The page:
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Tejarat, Ayandeh, and Melal are the three entities chosen to end the saga of illegal credit institutions.
Tejarat, Ayandeh, and Melal are the three entities chosen to end the saga of illegal credit institutions.

CBI: Shadow Banks on the Way Out

With the agreements reached with Tejarat Bank, Bank Ayandeh and Melal Credit Institution, they have respectively agreed to manage the assets and debts of (uncertified) Alborz Iranian, Afzal Tous and Vahdat Arman credit institutions
The CBI chief has called for revising articles of Trade Law related to bankruptcy with the goal of reducing the non-performing loans of banking system

CBI: Shadow Banks on the Way Out

Illegal credit institutions that mushroomed during the tenure of the former administration and whose malevolent effects continue to dog the country’s financial system are on their way out, the governor of the Central Bank of Iran announced.  
“With the agreements reached with Tejarat Bank, Bank Ayandeh and Melal Credit Institution, they have respectively agreed to manage the assets and debts of (uncertified) Alborz Iranian, Afzal Tous and Vahdat Arman credit institutions,” Valiollah Seif was quoted as saying by CBI’s official news website.
According to the CBI governor, the volume of assets and debts of these institutions is being assessed and compensating shortfalls will be the responsibility of the founders and officials of these companies.

Earlier, in response to increasing pressure from the parliament, angry depositors and the media, Seif and other top CBI officials had promised that no trace of the shadow banks would be left in the market by the end of the current fiscal year in March 2018.
The illegal credit institutions used to hold more than a quarter of the country’s liquidity that has now been brought down to below 10%.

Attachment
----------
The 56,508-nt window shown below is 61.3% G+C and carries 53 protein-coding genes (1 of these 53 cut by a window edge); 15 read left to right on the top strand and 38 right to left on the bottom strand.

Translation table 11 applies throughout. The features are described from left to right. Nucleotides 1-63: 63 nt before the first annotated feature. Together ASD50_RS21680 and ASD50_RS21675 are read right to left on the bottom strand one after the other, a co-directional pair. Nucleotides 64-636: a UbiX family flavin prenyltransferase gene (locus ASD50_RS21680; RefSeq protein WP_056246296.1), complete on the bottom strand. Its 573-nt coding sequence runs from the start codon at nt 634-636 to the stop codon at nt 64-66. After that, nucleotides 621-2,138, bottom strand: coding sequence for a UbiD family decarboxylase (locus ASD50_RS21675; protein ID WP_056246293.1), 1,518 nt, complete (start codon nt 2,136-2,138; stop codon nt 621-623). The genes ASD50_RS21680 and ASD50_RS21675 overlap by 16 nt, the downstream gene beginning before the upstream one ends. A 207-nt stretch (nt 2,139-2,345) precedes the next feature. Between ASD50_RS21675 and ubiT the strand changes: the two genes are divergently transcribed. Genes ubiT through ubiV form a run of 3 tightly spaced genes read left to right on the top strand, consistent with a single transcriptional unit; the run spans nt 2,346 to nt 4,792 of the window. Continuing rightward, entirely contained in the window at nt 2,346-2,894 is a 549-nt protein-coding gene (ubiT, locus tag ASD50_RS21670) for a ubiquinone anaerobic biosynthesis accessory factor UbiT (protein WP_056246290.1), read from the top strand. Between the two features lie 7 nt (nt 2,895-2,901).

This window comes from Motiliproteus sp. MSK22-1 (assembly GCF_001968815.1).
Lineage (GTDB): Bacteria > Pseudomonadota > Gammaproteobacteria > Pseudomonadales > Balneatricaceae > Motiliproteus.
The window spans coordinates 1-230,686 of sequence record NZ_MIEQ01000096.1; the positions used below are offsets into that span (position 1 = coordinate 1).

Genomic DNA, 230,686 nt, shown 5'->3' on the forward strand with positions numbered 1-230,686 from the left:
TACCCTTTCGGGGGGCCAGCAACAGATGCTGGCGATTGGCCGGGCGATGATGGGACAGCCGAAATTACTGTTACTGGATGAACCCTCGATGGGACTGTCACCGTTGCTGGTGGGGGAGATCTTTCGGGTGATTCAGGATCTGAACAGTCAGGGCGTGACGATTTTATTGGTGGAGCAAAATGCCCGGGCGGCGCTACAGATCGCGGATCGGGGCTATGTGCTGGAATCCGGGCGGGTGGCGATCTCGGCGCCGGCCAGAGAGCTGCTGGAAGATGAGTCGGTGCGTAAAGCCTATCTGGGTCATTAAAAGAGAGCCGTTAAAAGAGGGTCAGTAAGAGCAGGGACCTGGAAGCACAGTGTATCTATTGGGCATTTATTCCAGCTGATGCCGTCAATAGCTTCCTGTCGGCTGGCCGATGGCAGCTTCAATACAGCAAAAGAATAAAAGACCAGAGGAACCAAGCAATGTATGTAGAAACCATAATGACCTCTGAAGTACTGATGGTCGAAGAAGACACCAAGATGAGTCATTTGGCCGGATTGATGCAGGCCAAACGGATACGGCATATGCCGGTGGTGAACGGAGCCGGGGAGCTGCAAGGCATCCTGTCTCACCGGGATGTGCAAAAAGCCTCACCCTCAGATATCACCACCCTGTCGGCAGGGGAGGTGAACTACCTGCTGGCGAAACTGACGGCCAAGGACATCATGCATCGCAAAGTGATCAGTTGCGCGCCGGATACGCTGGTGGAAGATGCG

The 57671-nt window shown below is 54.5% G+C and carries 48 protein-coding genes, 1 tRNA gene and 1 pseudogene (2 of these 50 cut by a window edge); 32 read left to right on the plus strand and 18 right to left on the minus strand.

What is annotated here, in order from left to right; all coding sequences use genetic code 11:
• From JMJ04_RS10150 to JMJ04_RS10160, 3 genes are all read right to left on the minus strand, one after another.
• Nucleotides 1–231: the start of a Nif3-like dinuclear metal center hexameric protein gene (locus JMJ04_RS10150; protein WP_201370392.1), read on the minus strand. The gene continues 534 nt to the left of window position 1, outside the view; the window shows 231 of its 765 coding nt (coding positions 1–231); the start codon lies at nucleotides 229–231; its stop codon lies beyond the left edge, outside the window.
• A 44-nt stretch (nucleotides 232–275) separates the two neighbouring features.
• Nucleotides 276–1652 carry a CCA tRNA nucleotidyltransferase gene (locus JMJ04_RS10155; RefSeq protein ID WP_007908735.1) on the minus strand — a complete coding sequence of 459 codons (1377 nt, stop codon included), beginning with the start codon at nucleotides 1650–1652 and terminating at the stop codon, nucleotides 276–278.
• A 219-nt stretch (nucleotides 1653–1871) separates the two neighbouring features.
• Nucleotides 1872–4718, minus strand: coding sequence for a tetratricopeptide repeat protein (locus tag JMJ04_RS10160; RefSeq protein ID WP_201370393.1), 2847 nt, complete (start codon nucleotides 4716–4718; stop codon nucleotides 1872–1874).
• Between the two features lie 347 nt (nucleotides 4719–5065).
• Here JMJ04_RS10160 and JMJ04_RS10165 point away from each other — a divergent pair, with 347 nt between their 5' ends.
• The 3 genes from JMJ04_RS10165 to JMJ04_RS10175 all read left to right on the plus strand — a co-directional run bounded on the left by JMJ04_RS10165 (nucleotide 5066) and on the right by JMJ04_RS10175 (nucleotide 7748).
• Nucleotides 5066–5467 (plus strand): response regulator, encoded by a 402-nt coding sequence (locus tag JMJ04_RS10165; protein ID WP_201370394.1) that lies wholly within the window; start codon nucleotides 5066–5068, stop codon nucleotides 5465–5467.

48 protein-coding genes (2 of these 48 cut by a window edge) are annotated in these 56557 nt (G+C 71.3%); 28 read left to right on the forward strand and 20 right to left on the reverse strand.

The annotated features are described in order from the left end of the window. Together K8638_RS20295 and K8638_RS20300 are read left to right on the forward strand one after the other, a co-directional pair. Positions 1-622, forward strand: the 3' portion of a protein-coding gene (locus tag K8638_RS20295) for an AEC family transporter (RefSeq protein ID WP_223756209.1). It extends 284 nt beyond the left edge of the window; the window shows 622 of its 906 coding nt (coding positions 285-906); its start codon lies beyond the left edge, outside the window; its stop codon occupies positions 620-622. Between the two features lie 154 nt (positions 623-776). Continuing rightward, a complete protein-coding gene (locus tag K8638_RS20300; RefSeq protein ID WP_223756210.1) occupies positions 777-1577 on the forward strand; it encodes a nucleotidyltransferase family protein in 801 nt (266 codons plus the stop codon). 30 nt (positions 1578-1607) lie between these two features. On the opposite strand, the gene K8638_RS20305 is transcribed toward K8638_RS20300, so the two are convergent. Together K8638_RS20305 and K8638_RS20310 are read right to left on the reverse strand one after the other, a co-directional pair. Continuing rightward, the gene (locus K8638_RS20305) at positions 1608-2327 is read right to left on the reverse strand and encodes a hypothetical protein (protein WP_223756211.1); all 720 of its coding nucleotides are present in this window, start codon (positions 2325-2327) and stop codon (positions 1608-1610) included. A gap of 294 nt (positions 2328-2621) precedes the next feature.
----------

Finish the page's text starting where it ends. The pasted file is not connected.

Changes to Bankruptcy Law
The CBI chief has called for revising articles of Trade Law related to bankruptcy with the goal of reducing the non-performing loans of banking system.
“The parliament must reform the Trade Law and the judiciary must increase its cooperation with CBI in regards with issuing bankruptcy rulings for debtors to the banking system so that they do not take advantage of the bankruptcy option to dodge their debt repayments,” he said.
“These measures, coupled with creating a formidable framework for the allocation of loans by banks, would work in line with preventing the formation of future bad debts.”
At present, a significant portion of the lenders’ resources have been locked in the form of NPLs, as hundreds of thousands of people and businesses were allowed to borrow almost without any form of concrete supervision during the tenure of former successive governments.
This has prompted the incumbent administration to introduce a loan penalty waiver scheme in several phases that is making progress, but is far from recovering a meaningful portion of NPLs.
Seif, who was speaking at a joint event with chief executives of banks and representatives of the parliament and the judiciary held for the purpose of fighting NPLs, advised the CEOs to focus on turning their assets into liquidity.
“A lack of attention to this principle would lead to no result other than the formation of a bubble in the balance sheets of banks,” he added.
Ezzatollah Yousefian Molla, a lawmaker and member of the Office for Combating Economic Corruption, referred to the progress made in reducing non-performing loans, saying their ratio has declined from 14% to 11%.
“The important part is that a majority of the debts have been recovered through negotiations and no use of force had been necessary,” he said.
The MP echoed Seif’s view by saying that with the elimination of faulty regulations on bankruptcy declaration and in cooperation with the central bank, the ratio of NPLs will continue to fall and reach a minimum within two years.
Peyman Nouri, the economic deputy for the country’s prosecutor general, commended the banking system for its active role in the past few years, saying that in spite of rumors and criticisms against the lenders, they still provide more than 90% of the credit required by production units.
He stressed that “bank debtors” who are unable to repay their debts in full as a result of genuine bankruptcy and “bank offenders” who look to bypass the law using loopholes and pretend to be bankrupt must be treated differently. Nouri supported further changes in Trade Law, saying that a number of measures have been taken so far that have reduced fake bankruptcies.
At the end, the central bank presented its report on the damaging effects of major bankruptcy cases for the banking system and it was decreed that similar meetings should be held more frequently.
It was decided that a bill be devised with the goal of amending the Trade Law such that before any ruling is passed regarding a bankruptcy, the banking system should be notified and would have the right to object to the eventual outcome.

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